Q -- how different was this summit in the absence of Boris Yeltsin?

MR. MCCURRY: Well, President Yeltsin is always a very energetic and vibrant participant in the discussions, so it had a somewhat different flavor. But, again, there were some new faces here. Prime Minister Prodi, of course, was attending his first. Even though Prime Minister Hashimoto, this is his first G-7 summit as a leader, he had participated in the past as trade minister or a finance minister. But he was, of course, attending his very first, so it's a different combination of personalities.

What I say about the President's role is that he is no longer the new kid on the block. In fact, he, in terms of seniority, I think, ranks third in the leaders. So he is now something of a veteran when it comes to these discussions. And it makes it possible for him to have more shorthand formulas, particularly when he is engaged with people around the table that he knows quite well -- Chancellor Kohl, President Chirac, Prime Minister Major especially.

So the flavor of this conversation is -- it always changes given the different mix of personalities there, but certainly the discussion with respect to the Russian Federation or market reforms in Russia or international lending to Russia did not suffer any by the absence of President Yeltsin, given the worthiness of Prime Minister Chernomyrdin as an interlocutor.

Q Speaking of the mix of personalities, what was the atmosphere when President Clinton was meeting with Boutros-Ghali? Was it frosty, was it cordial?

MR. MCCURRY: I am told that it was matter of fact and straightforward.

Q Mike, getting back to September 14th --

MR. MCCURRY: -- straightforward may have sounded frosty. (Laughter.) And it shouldn't have. It should have been -- it was correct and dignified. How about that? Does that pass muster in your place of employment? Okay. (Laughter.)

Q In regard to the IFOR role on election day, you mentioned that they've stepped up roles for freedom of movement. On election day, if you have a group of, let's say, Croats wanting to go vote in an area controlled by Serbs, and the Serbs stop them, is that a mission on election day where these voters can go to an IFOR unit and say, escort me to the polling station?

MR. MCCURRY: Leo, I'm not going to speculate on the environment that will exist on election day. I don't think that's wise to do. But the right of citizens to vote in their place of original residence, which is a feature of the Dayton Accord, and the freedom of movement aspects of the Dayton Accords themselves, which are being enforced by IFOR, would allow for people to get to the polling places, would allow for election monitors to be where they need to be, would allow for those who are going to be conducting the election to carry out their work. That is all within the framework of the Dayton Accord, and certainly is all suggested by the phrase "safe and secure environment." And the United States, of course, hopes that and has reason to expect that this election can be conducted in a peaceful environment.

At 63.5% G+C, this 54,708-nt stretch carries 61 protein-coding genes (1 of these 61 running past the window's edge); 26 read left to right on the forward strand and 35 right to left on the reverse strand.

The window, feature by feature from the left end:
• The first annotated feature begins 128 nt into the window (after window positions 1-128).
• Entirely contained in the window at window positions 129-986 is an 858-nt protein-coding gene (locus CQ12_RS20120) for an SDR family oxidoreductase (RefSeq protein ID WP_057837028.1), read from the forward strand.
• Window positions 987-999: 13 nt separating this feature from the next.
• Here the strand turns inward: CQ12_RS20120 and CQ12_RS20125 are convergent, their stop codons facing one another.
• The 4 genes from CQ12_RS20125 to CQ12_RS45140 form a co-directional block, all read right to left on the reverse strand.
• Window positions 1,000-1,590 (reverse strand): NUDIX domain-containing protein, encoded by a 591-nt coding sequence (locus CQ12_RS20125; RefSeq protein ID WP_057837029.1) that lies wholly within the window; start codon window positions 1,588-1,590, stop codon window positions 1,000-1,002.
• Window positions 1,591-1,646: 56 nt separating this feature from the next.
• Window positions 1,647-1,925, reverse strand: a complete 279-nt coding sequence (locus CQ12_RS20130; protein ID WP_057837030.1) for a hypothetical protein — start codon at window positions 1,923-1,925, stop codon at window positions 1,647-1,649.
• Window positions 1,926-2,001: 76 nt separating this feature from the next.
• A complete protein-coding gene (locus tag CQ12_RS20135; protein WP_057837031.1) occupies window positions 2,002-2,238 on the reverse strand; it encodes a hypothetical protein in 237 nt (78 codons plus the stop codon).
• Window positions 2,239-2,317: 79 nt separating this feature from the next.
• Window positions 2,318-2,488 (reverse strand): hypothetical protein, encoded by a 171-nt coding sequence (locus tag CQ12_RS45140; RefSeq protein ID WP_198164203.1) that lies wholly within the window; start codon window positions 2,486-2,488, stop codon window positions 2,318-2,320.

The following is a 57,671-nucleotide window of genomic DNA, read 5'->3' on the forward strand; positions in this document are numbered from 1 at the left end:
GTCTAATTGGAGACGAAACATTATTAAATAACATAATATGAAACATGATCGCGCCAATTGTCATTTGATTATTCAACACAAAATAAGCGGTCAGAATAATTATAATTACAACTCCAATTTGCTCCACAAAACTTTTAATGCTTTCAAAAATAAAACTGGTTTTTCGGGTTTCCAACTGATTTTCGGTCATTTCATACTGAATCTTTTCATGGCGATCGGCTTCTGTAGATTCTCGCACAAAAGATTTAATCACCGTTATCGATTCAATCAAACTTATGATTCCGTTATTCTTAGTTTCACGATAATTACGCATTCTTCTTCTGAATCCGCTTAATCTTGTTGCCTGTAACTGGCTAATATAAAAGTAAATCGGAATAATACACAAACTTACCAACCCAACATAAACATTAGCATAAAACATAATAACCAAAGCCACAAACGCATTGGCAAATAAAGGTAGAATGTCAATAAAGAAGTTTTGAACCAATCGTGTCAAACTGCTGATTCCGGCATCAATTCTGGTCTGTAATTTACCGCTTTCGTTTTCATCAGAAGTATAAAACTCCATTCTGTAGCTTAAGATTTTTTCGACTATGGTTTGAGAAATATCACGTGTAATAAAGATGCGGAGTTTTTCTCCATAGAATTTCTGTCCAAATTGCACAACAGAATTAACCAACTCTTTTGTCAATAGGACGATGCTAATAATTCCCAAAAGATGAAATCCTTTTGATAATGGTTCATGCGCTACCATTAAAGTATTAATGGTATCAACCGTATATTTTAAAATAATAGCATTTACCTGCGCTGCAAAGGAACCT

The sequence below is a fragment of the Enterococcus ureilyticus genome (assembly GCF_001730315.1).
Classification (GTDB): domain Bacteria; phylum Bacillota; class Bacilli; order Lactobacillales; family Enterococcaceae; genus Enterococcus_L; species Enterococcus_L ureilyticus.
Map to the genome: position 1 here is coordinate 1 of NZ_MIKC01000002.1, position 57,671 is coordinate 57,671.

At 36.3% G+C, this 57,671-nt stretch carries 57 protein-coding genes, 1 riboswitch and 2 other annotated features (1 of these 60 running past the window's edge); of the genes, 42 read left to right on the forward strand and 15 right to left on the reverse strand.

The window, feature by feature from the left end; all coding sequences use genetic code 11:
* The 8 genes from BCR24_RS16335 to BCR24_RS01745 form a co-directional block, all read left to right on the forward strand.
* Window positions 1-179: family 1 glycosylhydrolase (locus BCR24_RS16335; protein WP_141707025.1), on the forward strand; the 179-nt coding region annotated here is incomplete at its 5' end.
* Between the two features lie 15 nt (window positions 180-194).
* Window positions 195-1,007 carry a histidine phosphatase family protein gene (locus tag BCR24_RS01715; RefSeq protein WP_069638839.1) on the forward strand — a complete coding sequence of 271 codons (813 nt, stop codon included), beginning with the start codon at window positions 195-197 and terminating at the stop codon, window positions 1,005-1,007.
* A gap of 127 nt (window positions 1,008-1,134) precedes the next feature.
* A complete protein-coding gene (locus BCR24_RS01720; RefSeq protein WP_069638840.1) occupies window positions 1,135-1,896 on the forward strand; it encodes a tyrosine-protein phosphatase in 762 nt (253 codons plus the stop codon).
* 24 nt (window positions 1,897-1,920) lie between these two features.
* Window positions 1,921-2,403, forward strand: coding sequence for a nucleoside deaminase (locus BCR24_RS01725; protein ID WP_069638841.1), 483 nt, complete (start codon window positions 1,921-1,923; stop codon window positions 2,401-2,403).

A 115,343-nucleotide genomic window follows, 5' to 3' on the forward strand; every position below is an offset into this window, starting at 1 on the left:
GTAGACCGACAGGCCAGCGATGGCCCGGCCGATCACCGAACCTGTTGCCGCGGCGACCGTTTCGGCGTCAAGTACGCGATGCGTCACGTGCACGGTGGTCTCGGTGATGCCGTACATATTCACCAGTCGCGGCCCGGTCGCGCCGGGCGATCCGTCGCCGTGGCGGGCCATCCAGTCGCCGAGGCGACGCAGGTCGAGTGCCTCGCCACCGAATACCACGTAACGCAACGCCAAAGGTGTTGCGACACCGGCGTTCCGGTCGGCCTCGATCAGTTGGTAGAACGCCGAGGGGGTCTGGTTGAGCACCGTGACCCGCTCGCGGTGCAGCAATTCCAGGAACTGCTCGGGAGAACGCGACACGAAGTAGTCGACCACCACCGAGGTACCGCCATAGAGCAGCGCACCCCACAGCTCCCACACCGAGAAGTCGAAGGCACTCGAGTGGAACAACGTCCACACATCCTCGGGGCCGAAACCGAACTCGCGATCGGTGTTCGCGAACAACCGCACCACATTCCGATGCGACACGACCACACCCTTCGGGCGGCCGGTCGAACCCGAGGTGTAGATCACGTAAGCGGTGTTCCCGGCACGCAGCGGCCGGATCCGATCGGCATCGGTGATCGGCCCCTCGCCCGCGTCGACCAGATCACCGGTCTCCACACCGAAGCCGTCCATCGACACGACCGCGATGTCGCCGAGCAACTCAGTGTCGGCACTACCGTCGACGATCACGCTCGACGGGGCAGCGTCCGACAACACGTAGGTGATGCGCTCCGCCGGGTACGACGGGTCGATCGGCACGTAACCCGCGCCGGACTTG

Q Did the President ask to be updated on any of the information coming out of Saudi Arabia now on the investigation on the wreckage of this truck and possible ID --

MR. MCCURRY: The President is obviously following those issues very closely. As you know, Secretary of Defense Perry is now in Dhahran and we'll be in a position to report back to him. I'm sure that the President will want to have all the latest information before he meets with the families of the victims tomorrow.

Q And the size of the FBI team that's there?

MR. MCCURRY: There are, I understand, 80 FBI investigators on the ground. They are enjoying good cooperation from Saudi authorities and they are continuing a very extensive forensic analysis of the site and continuing their investigation.

Q Mike, was President Chirac's comment that the 9.7 million jobs wouldn't fit in a European model taken as a slap in the face? And more importantly, do you still stand by Mr. Stiglitz's statistics which claim that the majority of these jobs are, in fact, high wages positions?